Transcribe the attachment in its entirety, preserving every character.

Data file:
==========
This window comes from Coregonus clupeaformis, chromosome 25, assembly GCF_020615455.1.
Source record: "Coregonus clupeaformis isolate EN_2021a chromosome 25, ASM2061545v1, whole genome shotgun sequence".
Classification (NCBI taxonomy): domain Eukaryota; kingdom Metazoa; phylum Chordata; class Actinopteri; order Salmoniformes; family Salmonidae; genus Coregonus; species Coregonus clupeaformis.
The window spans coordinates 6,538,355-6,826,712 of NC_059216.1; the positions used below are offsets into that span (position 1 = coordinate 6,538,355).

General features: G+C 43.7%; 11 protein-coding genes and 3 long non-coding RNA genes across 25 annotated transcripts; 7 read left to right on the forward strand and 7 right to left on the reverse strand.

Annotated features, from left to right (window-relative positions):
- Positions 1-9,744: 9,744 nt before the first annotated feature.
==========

This window comes from Coregonus clupeaformis, chromosome 25, assembly GCF_020615455.1.
Source record: "Coregonus clupeaformis isolate EN_2021a chromosome 25, ASM2061545v1, whole genome shotgun sequence".
Classification (NCBI taxonomy): domain Eukaryota; kingdom Metazoa; phylum Chordata; class Actinopteri; order Salmoniformes; family Salmonidae; genus Coregonus; species Coregonus clupeaformis.
The window spans coordinates 6,538,355-6,826,712 of NC_059216.1; the positions used below are offsets into that span (position 1 = coordinate 6,538,355).

General features: G+C 43.7%; 11 protein-coding genes and 3 long non-coding RNA genes across 25 annotated transcripts; 7 read left to right on the forward strand and 7 right to left on the reverse strand.

Annotated features, from left to right (window-relative positions):
- Positions 1-9,744: 9,744 nt before the first annotated feature.